Bird deaths prevent netting of fish in St Ives Bay
The deaths of more than 100 sea birds has triggered the first use of a by-law temporarily preventing fisherman from netting fish in a Cornish bay.
Cornwall Inshore Fisheries and Conservation Authority (CIFCA) said the area around St Ives Bay would be closed between 5-26 January.
CIFCA said the regulation was triggered after more than 100 sea birds died after becoming caught in the nets.
Anyone found netting in the exclusion zone could be fined up to £50,000.
Chief officer for CIFCA Edwin Derriman said: "It's such an odd occurrence and quite emotive when it happens."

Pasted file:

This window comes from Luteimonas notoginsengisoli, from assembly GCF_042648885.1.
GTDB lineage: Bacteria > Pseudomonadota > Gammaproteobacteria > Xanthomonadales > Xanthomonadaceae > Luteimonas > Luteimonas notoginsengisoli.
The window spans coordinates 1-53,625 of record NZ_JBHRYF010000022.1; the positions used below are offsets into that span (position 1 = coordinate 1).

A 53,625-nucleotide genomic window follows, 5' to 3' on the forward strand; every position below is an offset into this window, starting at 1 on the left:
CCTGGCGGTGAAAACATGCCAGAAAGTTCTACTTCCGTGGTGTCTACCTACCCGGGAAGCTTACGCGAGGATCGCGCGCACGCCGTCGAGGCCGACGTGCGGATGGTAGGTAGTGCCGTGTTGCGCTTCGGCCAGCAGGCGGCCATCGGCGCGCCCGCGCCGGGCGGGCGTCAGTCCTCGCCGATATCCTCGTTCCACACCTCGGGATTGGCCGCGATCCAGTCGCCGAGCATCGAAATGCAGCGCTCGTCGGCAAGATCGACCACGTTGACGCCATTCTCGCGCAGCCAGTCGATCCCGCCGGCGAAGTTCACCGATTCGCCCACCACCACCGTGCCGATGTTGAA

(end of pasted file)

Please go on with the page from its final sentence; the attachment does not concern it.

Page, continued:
It is thought the situation arose when bad weather meant fisherman could not go out to fish and sea birds and fish were forced into the bay.
"I think they've [fisherman] been caught unawares, usually they're able to fish in the dark when birds aren't flying, but I think they misjudged it, so they put the nets in the water, but by the time their boats floated again they'd been two hours of daylight again," Edwin Derriman said.
"It's a lesson to them and I'm confident we won't see the by-law used again."
The suspension enforced by the St Ives Bay Gill Net Fishery Byelaw is thought to be the only one of its kind in the country.
CIFCA said the temporary closure affected the area in St Ives Bay, "on the landward side of a line drawn between St Ives Head and the northern extremity of the Black Cliffs (east of Hayle estuary)".
Source: BBC News